- A curious and creative legal researcher with a background international law and an interest, preferably experience, in the intersection between science and international law in the climate context?
- Interested in interdisciplinary research and collaboration?
- An engaged team player interested in contributing to and helping organize a research project that involves collaboration across disciplines and the creation of an inter-University interdisciplinary network?
- Interested in teaching in a diverse academic context?
Then the position of Postdoctoral Researcher at the University of Amsterdam is perfect for you. What does this job entail?
You will be conducting innovative research and actively contributing to a research project entitled Translating climate science for international law
, led by dr. Nataša Nedeski. The project is embedded within the Amsterdam Center for International Law (ACIL).
Briefly: The entry of scientific findings and arguments into international law on climate change is necessary and inevitable. A wealth of scientific evidence is available on the causes, impacts, adaptation to and mitigation of climate change. Such scientific findings are needed not only to better grasp the causes and extent of the problem as well as possible solutions, but also for giving concrete substance to legal norms and concepts.
Knowledge stemming from (climate) science is vital to understand, interpret and apply fundamental legal notions such as causation, risk, precaution, proof, highest possible ambition and significant or irreversible harm. As such, (climate) science can play a key role in giving concrete content to international obligations and establishing causal links between the (in)action of States contributing to climate change and climate impacts.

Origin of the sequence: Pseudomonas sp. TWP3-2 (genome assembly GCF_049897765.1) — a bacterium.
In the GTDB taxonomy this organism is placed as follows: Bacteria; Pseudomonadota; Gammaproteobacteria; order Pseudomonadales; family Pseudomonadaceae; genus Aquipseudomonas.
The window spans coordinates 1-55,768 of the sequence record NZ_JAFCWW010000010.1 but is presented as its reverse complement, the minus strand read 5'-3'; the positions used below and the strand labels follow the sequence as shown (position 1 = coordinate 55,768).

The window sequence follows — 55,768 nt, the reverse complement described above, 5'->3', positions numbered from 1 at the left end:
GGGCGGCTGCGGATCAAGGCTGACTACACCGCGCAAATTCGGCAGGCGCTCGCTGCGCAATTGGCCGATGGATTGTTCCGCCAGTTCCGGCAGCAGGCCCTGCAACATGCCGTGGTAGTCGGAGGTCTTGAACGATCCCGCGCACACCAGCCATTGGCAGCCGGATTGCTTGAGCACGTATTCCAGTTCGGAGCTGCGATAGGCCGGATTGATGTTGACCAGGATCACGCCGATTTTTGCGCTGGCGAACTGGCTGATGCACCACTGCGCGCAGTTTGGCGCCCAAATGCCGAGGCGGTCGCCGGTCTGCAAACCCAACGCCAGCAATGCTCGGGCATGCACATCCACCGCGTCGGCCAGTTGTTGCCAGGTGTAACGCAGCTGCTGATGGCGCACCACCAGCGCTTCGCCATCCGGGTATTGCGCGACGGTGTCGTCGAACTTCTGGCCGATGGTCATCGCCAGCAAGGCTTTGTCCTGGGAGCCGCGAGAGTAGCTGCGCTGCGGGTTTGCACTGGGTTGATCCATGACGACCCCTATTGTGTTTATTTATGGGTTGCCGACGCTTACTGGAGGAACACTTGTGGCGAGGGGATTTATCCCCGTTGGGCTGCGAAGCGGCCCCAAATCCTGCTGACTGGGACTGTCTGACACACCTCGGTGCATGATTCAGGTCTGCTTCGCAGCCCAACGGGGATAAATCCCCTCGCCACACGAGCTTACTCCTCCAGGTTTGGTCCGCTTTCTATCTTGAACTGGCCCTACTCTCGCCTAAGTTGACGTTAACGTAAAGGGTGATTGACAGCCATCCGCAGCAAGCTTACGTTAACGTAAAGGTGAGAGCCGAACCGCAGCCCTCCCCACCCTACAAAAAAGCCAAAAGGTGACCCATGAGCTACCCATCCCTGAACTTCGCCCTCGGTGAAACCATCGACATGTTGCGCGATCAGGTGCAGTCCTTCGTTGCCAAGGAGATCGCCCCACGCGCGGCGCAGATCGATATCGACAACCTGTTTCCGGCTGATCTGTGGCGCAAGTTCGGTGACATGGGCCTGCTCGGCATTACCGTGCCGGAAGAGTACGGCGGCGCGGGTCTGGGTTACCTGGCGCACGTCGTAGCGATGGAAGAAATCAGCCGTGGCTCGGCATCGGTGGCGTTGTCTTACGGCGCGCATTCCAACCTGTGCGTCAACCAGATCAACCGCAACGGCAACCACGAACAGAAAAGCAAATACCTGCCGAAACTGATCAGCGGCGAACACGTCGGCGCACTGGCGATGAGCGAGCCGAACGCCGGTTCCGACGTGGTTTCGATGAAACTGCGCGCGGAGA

The aim of this project is to enhance our understanding of how (climate) science has been used, and can be used, in the development, interpretation and application of international legal rights, obligations and procedures (including litigation) that are relevant to climate change. It examines how scientific knowledge that helps us understand climate change – including its causes, impacts, future risks and mitigation – and which is traditionally produced outside of the legal discipline, can be incorporated into, or used by, international law.
Besides your individual research, you will actively contribute to the organization of events and to the formal creation, coordination and strengthening of a network of climate scientists and international law scholars that seek to collaboratively tackle some of the questions at the intersection of (climate) science and international law. Depending on the fit with your profile, you will contribute as co-author to one or more collaborative paper projects.
Finally, as part of your role, you will contribute to teaching innovative courses in public international law and thesis supervision (up to 30% of your position).